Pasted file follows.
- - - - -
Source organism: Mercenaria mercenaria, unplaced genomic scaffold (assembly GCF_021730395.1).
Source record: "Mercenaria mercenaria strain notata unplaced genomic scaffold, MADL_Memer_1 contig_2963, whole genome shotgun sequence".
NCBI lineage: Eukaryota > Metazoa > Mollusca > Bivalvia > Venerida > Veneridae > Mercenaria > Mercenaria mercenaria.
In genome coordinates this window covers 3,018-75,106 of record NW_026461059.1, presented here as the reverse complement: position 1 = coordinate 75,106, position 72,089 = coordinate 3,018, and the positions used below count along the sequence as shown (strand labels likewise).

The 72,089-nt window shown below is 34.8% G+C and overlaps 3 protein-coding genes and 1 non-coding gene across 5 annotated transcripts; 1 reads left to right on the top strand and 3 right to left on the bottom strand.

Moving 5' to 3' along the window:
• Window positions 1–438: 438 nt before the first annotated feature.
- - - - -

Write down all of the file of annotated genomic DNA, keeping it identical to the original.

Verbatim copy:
Source organism: Mercenaria mercenaria, unplaced genomic scaffold (assembly GCF_021730395.1).
Source record: "Mercenaria mercenaria strain notata unplaced genomic scaffold, MADL_Memer_1 contig_2963, whole genome shotgun sequence".
NCBI lineage: Eukaryota > Metazoa > Mollusca > Bivalvia > Venerida > Veneridae > Mercenaria > Mercenaria mercenaria.
In genome coordinates this window covers 3,018-75,106 of record NW_026461059.1, presented here as the reverse complement: position 1 = coordinate 75,106, position 72,089 = coordinate 3,018, and the positions used below count along the sequence as shown (strand labels likewise).

The 72,089-nt window shown below is 34.8% G+C and overlaps 3 protein-coding genes and 1 non-coding gene across 5 annotated transcripts; 1 reads left to right on the top strand and 3 right to left on the bottom strand.

Moving 5' to 3' along the window:
• Window positions 1–438: 438 nt before the first annotated feature.